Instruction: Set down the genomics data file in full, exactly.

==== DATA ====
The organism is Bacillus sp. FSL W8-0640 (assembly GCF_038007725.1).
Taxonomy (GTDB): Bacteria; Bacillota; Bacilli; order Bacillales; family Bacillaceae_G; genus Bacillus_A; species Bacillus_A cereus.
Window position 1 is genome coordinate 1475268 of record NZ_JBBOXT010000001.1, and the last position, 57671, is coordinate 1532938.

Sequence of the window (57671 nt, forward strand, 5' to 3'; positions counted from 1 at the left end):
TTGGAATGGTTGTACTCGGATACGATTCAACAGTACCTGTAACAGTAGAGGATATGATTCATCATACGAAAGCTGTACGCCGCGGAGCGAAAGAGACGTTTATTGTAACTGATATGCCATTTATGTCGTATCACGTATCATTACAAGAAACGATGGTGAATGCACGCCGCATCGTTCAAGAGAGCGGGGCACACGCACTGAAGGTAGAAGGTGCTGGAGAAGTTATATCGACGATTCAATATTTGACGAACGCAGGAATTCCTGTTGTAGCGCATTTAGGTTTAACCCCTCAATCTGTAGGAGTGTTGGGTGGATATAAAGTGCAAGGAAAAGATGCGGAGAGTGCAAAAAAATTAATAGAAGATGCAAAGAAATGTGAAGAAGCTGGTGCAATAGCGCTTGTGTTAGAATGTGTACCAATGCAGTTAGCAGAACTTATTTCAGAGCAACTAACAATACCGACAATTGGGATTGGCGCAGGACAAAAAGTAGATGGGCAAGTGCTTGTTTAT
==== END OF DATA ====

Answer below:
The organism is Bacillus sp. FSL W8-0640 (assembly GCF_038007725.1).
Taxonomy (GTDB): Bacteria; Bacillota; Bacilli; order Bacillales; family Bacillaceae_G; genus Bacillus_A; species Bacillus_A cereus.
Window position 1 is genome coordinate 1475268 of record NZ_JBBOXT010000001.1, and the last position, 57671, is coordinate 1532938.

Sequence of the window (57671 nt, forward strand, 5' to 3'; positions counted from 1 at the left end):
TTGGAATGGTTGTACTCGGATACGATTCAACAGTACCTGTAACAGTAGAGGATATGATTCATCATACGAAAGCTGTACGCCGCGGAGCGAAAGAGACGTTTATTGTAACTGATATGCCATTTATGTCGTATCACGTATCATTACAAGAAACGATGGTGAATGCACGCCGCATCGTTCAAGAGAGCGGGGCACACGCACTGAAGGTAGAAGGTGCTGGAGAAGTTATATCGACGATTCAATATTTGACGAACGCAGGAATTCCTGTTGTAGCGCATTTAGGTTTAACCCCTCAATCTGTAGGAGTGTTGGGTGGATATAAAGTGCAAGGAAAAGATGCGGAGAGTGCAAAAAAATTAATAGAAGATGCAAAGAAATGTGAAGAAGCTGGTGCAATAGCGCTTGTGTTAGAATGTGTACCAATGCAGTTAGCAGAACTTATTTCAGAGCAACTAACAATACCGACAATTGGGATTGGCGCAGGACAAAAAGTAGATGGGCAAGTGCTTGTTTAT